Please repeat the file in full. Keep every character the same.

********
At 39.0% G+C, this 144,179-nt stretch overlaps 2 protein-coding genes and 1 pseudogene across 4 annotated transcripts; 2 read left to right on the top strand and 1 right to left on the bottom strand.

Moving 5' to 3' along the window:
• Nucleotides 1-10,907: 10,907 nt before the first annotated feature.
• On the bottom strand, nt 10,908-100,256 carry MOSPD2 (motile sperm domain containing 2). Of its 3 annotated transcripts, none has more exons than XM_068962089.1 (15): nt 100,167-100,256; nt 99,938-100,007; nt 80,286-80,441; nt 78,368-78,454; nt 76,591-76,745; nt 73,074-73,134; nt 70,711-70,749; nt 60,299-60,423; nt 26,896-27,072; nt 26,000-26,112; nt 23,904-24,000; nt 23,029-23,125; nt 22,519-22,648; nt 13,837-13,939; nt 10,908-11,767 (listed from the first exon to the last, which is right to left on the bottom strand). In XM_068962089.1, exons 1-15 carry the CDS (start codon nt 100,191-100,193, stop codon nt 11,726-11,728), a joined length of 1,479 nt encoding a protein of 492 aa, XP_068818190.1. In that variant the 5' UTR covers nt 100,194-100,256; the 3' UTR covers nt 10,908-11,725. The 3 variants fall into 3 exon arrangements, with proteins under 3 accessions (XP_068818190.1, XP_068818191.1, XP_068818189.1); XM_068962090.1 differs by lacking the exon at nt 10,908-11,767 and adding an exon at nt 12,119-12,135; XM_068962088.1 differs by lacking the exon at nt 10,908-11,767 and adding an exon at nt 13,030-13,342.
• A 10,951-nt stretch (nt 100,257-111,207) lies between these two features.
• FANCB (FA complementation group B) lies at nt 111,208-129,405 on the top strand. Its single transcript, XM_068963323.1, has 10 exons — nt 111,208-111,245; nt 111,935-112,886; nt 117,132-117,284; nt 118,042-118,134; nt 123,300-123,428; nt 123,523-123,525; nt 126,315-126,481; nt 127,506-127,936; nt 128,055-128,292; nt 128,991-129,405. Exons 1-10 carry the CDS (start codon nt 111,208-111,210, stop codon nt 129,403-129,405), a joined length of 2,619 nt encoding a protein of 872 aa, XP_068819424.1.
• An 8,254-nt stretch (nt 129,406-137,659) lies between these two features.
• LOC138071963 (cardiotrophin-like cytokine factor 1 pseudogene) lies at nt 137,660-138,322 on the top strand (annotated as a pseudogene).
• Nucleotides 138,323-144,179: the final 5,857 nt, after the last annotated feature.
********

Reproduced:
At 39.0% G+C, this 144,179-nt stretch overlaps 2 protein-coding genes and 1 pseudogene across 4 annotated transcripts; 2 read left to right on the top strand and 1 right to left on the bottom strand.

Moving 5' to 3' along the window:
• Nucleotides 1-10,907: 10,907 nt before the first annotated feature.
• On the bottom strand, nt 10,908-100,256 carry MOSPD2 (motile sperm domain containing 2). Of its 3 annotated transcripts, none has more exons than XM_068962089.1 (15): nt 100,167-100,256; nt 99,938-100,007; nt 80,286-80,441; nt 78,368-78,454; nt 76,591-76,745; nt 73,074-73,134; nt 70,711-70,749; nt 60,299-60,423; nt 26,896-27,072; nt 26,000-26,112; nt 23,904-24,000; nt 23,029-23,125; nt 22,519-22,648; nt 13,837-13,939; nt 10,908-11,767 (listed from the first exon to the last, which is right to left on the bottom strand). In XM_068962089.1, exons 1-15 carry the CDS (start codon nt 100,191-100,193, stop codon nt 11,726-11,728), a joined length of 1,479 nt encoding a protein of 492 aa, XP_068818190.1. In that variant the 5' UTR covers nt 100,194-100,256; the 3' UTR covers nt 10,908-11,725. The 3 variants fall into 3 exon arrangements, with proteins under 3 accessions (XP_068818190.1, XP_068818191.1, XP_068818189.1); XM_068962090.1 differs by lacking the exon at nt 10,908-11,767 and adding an exon at nt 12,119-12,135; XM_068962088.1 differs by lacking the exon at nt 10,908-11,767 and adding an exon at nt 13,030-13,342.
• A 10,951-nt stretch (nt 100,257-111,207) lies between these two features.
• FANCB (FA complementation group B) lies at nt 111,208-129,405 on the top strand. Its single transcript, XM_068963323.1, has 10 exons — nt 111,208-111,245; nt 111,935-112,886; nt 117,132-117,284; nt 118,042-118,134; nt 123,300-123,428; nt 123,523-123,525; nt 126,315-126,481; nt 127,506-127,936; nt 128,055-128,292; nt 128,991-129,405. Exons 1-10 carry the CDS (start codon nt 111,208-111,210, stop codon nt 129,403-129,405), a joined length of 2,619 nt encoding a protein of 872 aa, XP_068819424.1.
• An 8,254-nt stretch (nt 129,406-137,659) lies between these two features.
• LOC138071963 (cardiotrophin-like cytokine factor 1 pseudogene) lies at nt 137,660-138,322 on the top strand (annotated as a pseudogene).
• Nucleotides 138,323-144,179: the final 5,857 nt, after the last annotated feature.